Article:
Humphrey dean: international students vital to U.S. security

Elizabeth Dunbar

International student exchange is an essential part of U.S. national security, the Humphrey Institute of Public Affairs’ new dean said Thursday.

“If we continue to throw road blocks in the way of international exchange, we’ll be helping those who would demonize the U.S.,” Humphrey Institute Dean J. Brian Atwood said.

As part of International Education Week, Atwood gave the inaugural Walter H. Judd Lecture on the challenges to U.S. power and the importance of diplomacy after the Sept. 11 terrorist attacks.

Approximately 100 people attended the lecture, including the first Judd fellows, who spent time abroad doing research and internships with their fellowship grants.

Atwood said increasing security and U.S. military power is insufficient to maintain national security.

“International exchange is more important today than ever before,” he said. “In these perilous times, we need more exchanges among nations – not less.”

In addition to the increased scrutiny on foreigners causing problems for international students entering the United States, Atwood said recent U.S. interactions with the United Nations defy U.N. principles.

“We are at risk of undermining the charter by using it as a vehicle for U.S. foreign policy rather than respecting the purpose of the U.N.,” he said.

U.S. security interests should not contradict previous efforts to foster international cooperation, Atwood said.

“It would be sad indeed if we permitted fear of a band of criminals to cause us to act in conflict with the international structure the U.S. helped erect to preserve its interests,” he said.

In addition to cooperating with other nations, Atwood said the United States must also invest in assistance projects to fight poverty.

“We know that demagogues and terrorists can exploit the conditions of poverty,” Atwood said, explaining that terrorists can easily hide in nations with high poverty rates because of instability, and people living in poverty are at risk of becoming terrorists.

“They are a threat when they become desperate,” he said. “If we don’t start dealing with people that need our help today, the world will be chaos in 10 years’ time.”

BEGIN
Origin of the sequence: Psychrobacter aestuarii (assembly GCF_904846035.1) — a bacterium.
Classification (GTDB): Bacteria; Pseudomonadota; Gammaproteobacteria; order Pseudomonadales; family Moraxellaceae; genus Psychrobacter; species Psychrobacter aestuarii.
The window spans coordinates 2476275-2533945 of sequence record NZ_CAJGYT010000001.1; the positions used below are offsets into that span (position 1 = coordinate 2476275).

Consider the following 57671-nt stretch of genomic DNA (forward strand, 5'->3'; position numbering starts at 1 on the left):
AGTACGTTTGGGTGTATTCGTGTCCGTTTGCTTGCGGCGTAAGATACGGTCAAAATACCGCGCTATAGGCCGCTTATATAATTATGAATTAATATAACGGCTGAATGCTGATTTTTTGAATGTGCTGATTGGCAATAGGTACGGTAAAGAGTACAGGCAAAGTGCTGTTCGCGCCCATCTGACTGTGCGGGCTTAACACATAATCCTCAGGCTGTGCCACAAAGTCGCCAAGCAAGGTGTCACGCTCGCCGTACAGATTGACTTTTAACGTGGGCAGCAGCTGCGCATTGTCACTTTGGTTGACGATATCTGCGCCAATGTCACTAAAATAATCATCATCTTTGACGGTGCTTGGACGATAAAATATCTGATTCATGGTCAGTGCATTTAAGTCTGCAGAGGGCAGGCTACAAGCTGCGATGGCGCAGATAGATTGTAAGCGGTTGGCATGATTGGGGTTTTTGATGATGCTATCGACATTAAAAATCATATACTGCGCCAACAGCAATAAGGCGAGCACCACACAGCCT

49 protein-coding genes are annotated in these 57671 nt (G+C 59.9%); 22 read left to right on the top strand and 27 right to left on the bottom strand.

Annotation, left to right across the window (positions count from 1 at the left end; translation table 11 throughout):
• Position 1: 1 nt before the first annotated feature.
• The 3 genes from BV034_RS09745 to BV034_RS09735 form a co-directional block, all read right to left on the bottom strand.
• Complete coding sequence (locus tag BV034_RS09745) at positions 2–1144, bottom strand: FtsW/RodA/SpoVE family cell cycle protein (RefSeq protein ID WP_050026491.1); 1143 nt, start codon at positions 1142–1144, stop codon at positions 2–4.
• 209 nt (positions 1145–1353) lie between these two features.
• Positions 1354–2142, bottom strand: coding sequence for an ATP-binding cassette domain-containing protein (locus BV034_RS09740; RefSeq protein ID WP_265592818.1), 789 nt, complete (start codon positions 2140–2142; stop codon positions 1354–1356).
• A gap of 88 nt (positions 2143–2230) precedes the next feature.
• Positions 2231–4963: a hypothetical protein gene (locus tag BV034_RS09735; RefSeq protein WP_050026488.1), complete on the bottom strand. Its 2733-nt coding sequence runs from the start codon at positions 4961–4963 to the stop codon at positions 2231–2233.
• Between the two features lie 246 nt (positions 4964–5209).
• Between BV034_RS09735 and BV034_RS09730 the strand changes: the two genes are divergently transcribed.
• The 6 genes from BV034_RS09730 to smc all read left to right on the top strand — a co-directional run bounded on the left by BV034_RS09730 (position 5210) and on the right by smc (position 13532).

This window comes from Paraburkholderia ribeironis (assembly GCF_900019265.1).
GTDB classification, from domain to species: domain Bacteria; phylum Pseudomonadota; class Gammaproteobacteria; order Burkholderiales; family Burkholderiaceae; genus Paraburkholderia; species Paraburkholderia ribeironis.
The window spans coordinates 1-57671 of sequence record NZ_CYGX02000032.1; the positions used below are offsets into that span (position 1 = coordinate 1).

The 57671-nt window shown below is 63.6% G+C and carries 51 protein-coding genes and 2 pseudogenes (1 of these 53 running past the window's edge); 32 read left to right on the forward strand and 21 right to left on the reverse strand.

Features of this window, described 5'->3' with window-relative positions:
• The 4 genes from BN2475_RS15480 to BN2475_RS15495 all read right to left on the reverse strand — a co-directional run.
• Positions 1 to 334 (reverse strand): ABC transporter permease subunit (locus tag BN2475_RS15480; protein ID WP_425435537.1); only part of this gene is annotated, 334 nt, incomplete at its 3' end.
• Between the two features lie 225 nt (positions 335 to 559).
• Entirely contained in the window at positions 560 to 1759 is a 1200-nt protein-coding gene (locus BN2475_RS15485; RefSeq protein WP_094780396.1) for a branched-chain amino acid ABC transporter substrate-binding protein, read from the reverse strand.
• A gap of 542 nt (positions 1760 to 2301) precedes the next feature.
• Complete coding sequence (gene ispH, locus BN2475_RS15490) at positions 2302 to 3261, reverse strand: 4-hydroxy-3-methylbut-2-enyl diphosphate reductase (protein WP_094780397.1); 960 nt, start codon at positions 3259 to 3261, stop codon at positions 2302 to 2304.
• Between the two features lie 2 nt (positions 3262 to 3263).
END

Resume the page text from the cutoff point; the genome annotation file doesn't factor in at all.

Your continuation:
Kimberly Ford, an urban planning graduate student and Judd fellow, said her experience in Egypt and other countries gave her a different perspective of the world’s political situation, especially in relation to Iraq.

“It was a vital part of my development and my ability to look at the world objectively,” she said. “I don’t see my life as any more valuable than an Iraqi citizen’s life Ö I see myself as a citizen of the world.”

Elizabeth Valitchka, a Judd fellow studying maternal and child health, said her experience in Cuba helped her see a different health care system function.

“Cuba is kind of a last frontier – somewhere that hasn’t been touched by the U.S. like other countries,” she said. “Breaking down that mystery and seeing that they are functioning really starts to demystify Cuba.”

Though few of the Judd fellows said they experienced hostility abroad, Richard Hermes said his experience in Ireland showed him that negative feelings toward the United States also can exist in a country with traditionally good U.S. relations.

“There’s hostility now, and it’s because they’re afraid of our policies,” Hermes said.

Atwood said implementing policies consistent with U.S. values of democracy, freedom and opportunity will prevent further negative reactions to the United States.

“There’s a great deal of respect in the world for what we stand for,” he said. “But if we start acting like something we’re not, we’re going to lose that respect.”

Elizabeth Dunbar covers international affairs and welcomes comments at [email protected]